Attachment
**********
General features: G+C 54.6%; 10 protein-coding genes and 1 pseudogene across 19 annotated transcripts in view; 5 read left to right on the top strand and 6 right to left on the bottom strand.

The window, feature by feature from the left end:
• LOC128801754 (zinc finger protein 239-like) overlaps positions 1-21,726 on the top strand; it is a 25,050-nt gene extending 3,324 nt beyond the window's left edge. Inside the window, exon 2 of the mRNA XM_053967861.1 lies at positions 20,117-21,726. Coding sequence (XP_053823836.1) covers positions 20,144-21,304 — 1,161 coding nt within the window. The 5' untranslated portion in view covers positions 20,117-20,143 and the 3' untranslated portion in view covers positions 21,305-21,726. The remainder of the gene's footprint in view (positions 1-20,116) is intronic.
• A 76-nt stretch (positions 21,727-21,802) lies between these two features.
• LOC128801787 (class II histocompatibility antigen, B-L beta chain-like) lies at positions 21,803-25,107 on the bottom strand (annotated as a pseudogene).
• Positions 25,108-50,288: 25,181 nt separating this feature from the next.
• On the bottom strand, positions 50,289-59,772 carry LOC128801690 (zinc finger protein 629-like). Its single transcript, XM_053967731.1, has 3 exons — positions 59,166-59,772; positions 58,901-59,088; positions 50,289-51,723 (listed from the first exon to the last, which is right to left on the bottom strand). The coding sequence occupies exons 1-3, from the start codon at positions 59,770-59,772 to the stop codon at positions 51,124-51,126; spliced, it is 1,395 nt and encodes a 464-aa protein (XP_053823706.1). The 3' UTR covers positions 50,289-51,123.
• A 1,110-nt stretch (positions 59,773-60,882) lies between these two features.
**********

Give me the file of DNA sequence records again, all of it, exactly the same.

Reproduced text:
General features: G+C 54.6%; 10 protein-coding genes and 1 pseudogene across 19 annotated transcripts in view; 5 read left to right on the top strand and 6 right to left on the bottom strand.

The window, feature by feature from the left end:
• LOC128801754 (zinc finger protein 239-like) overlaps positions 1-21,726 on the top strand; it is a 25,050-nt gene extending 3,324 nt beyond the window's left edge. Inside the window, exon 2 of the mRNA XM_053967861.1 lies at positions 20,117-21,726. Coding sequence (XP_053823836.1) covers positions 20,144-21,304 — 1,161 coding nt within the window. The 5' untranslated portion in view covers positions 20,117-20,143 and the 3' untranslated portion in view covers positions 21,305-21,726. The remainder of the gene's footprint in view (positions 1-20,116) is intronic.
• A 76-nt stretch (positions 21,727-21,802) lies between these two features.
• LOC128801787 (class II histocompatibility antigen, B-L beta chain-like) lies at positions 21,803-25,107 on the bottom strand (annotated as a pseudogene).
• Positions 25,108-50,288: 25,181 nt separating this feature from the next.
• On the bottom strand, positions 50,289-59,772 carry LOC128801690 (zinc finger protein 629-like). Its single transcript, XM_053967731.1, has 3 exons — positions 59,166-59,772; positions 58,901-59,088; positions 50,289-51,723 (listed from the first exon to the last, which is right to left on the bottom strand). The coding sequence occupies exons 1-3, from the start codon at positions 59,770-59,772 to the stop codon at positions 51,124-51,126; spliced, it is 1,395 nt and encodes a 464-aa protein (XP_053823706.1). The 3' UTR covers positions 50,289-51,123.
• A 1,110-nt stretch (positions 59,773-60,882) lies between these two features.